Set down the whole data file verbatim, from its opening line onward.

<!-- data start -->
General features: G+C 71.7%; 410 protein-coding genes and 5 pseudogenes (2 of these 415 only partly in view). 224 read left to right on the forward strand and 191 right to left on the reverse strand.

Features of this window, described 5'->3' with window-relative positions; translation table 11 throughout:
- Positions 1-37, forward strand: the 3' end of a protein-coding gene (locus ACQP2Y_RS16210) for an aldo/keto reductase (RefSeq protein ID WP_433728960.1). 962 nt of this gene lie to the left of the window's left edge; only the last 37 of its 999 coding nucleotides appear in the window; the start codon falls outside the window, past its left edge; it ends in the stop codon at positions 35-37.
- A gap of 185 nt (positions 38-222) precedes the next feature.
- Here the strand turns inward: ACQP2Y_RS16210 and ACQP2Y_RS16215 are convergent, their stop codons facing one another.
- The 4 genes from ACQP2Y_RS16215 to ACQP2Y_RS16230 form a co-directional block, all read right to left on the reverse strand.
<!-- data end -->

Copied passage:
General features: G+C 71.7%; 410 protein-coding genes and 5 pseudogenes (2 of these 415 only partly in view). 224 read left to right on the forward strand and 191 right to left on the reverse strand.

Features of this window, described 5'->3' with window-relative positions; translation table 11 throughout:
- Positions 1-37, forward strand: the 3' end of a protein-coding gene (locus ACQP2Y_RS16210) for an aldo/keto reductase (RefSeq protein ID WP_433728960.1). 962 nt of this gene lie to the left of the window's left edge; only the last 37 of its 999 coding nucleotides appear in the window; the start codon falls outside the window, past its left edge; it ends in the stop codon at positions 35-37.
- A gap of 185 nt (positions 38-222) precedes the next feature.
- Here the strand turns inward: ACQP2Y_RS16210 and ACQP2Y_RS16215 are convergent, their stop codons facing one another.
- The 4 genes from ACQP2Y_RS16215 to ACQP2Y_RS16230 form a co-directional block, all read right to left on the reverse strand.